New SEC Rule 193 Adds Muscle to Issuer Disclosure Process

Another important ruling by the SEC this past week should significantly tighten up issuer disclosure related to the review of asset pools pledged to new securitizations.

A particularly sticky wicket in the unraveling of what might have gone wrong along the path to placing so many “toxic” assets in sub-prime mortgage and other asset-backed structures has been the inability to pin the responsibility for shoddy due diligence or portfolio reviews on any particular party in the “issuance chain” including, the issuers, underwriters, rating agencies, accountants and law firms.

Over the past few years, it has been clear to even the casual industry observer that while the industry (in the form of the same parties mentioned above) had for years been saying one thing (i.e. the collateral pools had been put through rigorous review and testing), in too many cases, it had been doing quite another (i.e. totally inadequate due diligence).

Once again, we think that SEC has gotten it right with the issuance of new Rule 193 of the Securities Act of 1933.  The rule does two important things:

1) It begins to set some standards for the level of review that an issuer should undertake in connection with a new securitization.  While leaving ample room for interpretation to exactly how detailed a review should be completed on an asset by asset class basis (e.g. perhaps a 100% review for a CMBS securitization and something more like a sample in the case of a credit card transaction), the Rule makes it clear that the collateral review should “provide reasonable assurance that the disclosure in the prospectus regarding the assets is accurate in all material respects”.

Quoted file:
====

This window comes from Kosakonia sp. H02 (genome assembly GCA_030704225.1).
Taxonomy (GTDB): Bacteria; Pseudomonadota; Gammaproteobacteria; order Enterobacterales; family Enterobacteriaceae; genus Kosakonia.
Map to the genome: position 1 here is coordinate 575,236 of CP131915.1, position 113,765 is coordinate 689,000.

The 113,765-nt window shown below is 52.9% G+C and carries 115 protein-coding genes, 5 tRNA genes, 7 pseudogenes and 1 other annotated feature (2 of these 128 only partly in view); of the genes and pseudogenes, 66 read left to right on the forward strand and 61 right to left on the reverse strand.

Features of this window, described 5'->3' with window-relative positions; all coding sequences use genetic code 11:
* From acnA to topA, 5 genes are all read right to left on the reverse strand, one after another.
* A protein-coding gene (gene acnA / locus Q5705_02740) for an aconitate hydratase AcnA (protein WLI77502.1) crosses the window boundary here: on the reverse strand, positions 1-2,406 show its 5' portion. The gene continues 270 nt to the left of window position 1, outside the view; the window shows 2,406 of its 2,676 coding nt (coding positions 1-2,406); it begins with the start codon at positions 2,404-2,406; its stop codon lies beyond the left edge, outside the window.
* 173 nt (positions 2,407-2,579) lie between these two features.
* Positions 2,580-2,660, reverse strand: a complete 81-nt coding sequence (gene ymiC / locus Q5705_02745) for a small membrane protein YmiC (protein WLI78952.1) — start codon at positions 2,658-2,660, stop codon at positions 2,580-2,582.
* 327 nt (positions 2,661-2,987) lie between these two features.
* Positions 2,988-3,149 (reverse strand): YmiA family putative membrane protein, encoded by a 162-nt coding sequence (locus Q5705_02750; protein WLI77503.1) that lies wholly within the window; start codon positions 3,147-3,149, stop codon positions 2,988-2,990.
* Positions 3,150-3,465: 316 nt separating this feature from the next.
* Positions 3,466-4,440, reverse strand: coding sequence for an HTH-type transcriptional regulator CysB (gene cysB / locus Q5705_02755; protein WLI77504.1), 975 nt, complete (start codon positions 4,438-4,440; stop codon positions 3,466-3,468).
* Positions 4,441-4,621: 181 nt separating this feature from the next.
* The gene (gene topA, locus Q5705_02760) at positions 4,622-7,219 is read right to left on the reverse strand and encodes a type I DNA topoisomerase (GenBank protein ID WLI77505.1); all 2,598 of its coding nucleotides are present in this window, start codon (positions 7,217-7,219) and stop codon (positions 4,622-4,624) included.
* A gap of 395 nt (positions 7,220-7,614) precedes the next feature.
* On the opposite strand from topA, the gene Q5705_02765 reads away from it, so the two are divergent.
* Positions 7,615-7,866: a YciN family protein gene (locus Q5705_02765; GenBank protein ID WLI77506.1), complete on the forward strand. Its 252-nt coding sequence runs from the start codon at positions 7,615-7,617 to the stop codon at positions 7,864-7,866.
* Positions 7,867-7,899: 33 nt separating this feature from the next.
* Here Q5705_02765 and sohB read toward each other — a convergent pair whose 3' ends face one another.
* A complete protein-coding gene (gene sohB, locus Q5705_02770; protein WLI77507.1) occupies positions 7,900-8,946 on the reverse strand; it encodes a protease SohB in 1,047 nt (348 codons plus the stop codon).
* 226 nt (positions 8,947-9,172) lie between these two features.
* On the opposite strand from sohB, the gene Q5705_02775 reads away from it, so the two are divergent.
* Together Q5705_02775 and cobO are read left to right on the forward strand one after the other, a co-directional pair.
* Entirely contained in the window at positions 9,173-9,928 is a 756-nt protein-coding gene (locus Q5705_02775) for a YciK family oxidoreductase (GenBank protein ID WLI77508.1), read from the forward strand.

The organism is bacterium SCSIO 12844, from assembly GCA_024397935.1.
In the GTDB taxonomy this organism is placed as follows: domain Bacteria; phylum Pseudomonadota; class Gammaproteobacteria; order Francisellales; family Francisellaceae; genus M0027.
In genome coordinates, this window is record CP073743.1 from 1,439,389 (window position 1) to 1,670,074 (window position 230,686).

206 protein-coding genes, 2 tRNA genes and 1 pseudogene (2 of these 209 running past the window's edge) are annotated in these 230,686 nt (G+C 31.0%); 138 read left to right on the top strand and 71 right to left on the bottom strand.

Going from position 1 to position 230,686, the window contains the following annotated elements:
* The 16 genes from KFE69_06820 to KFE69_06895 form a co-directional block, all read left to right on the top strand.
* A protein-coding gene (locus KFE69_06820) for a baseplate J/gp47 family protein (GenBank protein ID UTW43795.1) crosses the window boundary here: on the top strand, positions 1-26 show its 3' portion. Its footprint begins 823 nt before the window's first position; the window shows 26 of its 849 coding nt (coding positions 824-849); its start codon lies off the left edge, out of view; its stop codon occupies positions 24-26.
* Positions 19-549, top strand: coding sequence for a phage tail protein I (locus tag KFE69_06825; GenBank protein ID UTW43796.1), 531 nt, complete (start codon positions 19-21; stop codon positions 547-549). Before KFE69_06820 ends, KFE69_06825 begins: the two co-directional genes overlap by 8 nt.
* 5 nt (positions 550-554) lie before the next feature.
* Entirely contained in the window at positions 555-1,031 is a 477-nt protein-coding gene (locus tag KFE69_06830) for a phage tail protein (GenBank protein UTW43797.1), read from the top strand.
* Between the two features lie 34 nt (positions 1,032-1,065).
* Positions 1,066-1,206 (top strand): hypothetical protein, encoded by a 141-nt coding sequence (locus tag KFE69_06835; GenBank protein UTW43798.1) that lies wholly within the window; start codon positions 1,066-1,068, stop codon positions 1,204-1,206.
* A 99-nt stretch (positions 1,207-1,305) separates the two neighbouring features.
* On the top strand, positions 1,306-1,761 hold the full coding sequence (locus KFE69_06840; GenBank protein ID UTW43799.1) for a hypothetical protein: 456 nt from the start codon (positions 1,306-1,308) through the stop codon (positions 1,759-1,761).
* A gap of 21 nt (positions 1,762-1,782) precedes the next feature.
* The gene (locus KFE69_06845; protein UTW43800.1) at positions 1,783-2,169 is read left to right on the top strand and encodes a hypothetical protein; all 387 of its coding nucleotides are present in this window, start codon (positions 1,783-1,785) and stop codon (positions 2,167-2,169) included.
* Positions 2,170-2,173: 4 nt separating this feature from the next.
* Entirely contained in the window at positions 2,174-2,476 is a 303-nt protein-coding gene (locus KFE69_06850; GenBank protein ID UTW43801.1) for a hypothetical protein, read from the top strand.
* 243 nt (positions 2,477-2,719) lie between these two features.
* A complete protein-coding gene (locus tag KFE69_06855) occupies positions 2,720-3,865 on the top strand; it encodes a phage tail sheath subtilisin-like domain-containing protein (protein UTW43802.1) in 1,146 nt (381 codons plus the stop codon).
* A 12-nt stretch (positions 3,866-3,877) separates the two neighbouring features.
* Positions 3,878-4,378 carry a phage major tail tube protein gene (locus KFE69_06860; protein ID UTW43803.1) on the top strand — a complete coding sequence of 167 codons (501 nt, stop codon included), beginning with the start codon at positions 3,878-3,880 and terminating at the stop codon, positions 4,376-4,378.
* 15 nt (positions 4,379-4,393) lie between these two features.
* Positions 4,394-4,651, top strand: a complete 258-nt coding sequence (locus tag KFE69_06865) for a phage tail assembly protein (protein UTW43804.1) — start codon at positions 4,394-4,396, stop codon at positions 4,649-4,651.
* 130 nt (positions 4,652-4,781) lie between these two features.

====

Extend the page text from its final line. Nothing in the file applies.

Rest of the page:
2) Rule 193 makes it much clearer that the issuer or a third-party that might have been relied upon to perform the collateral review shall be accountable for the quality of the review.  In fact, the Rule will require an issuer that has relied on a third-party firm to conduct the review to disclose the name of that firm in the registration statement, thereby exposing that third-party firm to liability as an “expert” under the Securities Act of 1933.

We believe that these measures are both necessary and appropriate.  We can so no reason why an issuer should be opposed to fulfilling the requirement of providing “reasonable assurance” to their investors that the particulars of the collateral pool are consistent with the representations described in the registration statement.

As you might imagine the requirement for third-party reviewers to “step up and be counted” has not been met with cheers by some in  the industry, most notably the firms that provide third-party due diligence and surveillance services.  It is certainly easy to appreciate that these companies would be very concerned about the costs associated with the liability that goes along with being labeled an “expert”, even if it is just the cost of additional insurance that they may have to carry.